Todd Riggs:

So whether it's multiple cities or multiple rooms or floors even in a building, you can start to use smaller building blocks and then start to link these together. And so that's a really interesting thing for a lot of our customers as they are building campuses or they might be building multi-site facilities and they want to be able to tie all of these things together. And that was something that you really couldn't do traditionally with a single frame that a distributed architecture allows you to do. So it doesn't allow you to change your workflow. So if you are a customer that is looking for those types of workflows, it's a really interesting thing to consider. The other thing is just simply scale. One of the biggest challenges that we have with routers, and we've had them since they've been around, is the cross-point does get limited.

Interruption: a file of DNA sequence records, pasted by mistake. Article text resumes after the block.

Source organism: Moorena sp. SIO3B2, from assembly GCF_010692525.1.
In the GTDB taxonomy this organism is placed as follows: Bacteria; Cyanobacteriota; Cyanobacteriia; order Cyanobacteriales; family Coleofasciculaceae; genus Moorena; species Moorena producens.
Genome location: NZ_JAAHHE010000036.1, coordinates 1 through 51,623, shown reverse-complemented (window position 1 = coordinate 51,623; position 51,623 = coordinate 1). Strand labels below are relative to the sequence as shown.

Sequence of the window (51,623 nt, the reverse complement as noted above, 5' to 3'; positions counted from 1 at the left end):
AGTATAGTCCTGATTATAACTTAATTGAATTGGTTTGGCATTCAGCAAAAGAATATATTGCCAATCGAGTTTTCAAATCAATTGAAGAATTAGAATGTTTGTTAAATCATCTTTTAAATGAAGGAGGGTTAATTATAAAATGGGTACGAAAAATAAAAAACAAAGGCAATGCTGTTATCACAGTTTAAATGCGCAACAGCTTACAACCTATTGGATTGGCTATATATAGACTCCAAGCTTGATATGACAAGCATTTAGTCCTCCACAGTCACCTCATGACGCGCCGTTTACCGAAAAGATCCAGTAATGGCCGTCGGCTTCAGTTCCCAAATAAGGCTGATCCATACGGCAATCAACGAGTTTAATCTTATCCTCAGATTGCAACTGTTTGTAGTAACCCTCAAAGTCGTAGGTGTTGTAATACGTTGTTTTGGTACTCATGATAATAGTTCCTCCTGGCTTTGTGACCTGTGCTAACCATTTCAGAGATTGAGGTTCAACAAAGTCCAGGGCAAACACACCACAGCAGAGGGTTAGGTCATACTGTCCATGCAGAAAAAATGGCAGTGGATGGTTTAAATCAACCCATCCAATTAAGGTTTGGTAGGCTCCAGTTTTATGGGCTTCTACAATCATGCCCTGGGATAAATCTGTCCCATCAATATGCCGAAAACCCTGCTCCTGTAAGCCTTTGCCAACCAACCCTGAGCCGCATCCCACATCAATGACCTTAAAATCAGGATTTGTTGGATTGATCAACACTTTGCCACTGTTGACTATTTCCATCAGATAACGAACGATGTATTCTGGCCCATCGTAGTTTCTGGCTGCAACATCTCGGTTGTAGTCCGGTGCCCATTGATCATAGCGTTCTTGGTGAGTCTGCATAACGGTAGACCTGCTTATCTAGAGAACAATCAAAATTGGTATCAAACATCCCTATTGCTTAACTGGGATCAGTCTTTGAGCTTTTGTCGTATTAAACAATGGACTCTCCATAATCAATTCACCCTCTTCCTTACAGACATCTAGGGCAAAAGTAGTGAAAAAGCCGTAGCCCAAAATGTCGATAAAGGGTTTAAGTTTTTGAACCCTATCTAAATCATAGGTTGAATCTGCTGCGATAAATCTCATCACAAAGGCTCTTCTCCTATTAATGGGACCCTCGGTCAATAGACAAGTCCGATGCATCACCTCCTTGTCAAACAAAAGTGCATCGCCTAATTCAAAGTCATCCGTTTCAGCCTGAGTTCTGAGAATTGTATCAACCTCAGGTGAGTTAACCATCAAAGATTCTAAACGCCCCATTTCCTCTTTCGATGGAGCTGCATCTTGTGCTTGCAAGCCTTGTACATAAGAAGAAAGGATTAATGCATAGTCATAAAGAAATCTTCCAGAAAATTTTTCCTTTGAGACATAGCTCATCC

Todd Riggs:

So you can build a system and it can be a 16 by 16 or it can be a thousand by a thousand, it doesn't really matter in the size, but you're always going to be limited to how you build out the cross-point matrix and up until you hit that limit, so a thousand, you're fine. Once you get to input 1,001 or whatever that may be, you end up having to... That frame can't support that, and so one of the things that a decentralized system does really nicely is scale. And so this is another conversation that we're having with our customers. What are your needs now and then what are your needs three, four, five years from now as you look through these transitions? What are you trying to do? Because it may be that right now you might only need that single chassis, but in the future you might need to scale to a point where a single chassis starts to not make the most sense and you can start building those blocks now and it does allow you to scale pretty elegantly actually as you move forward.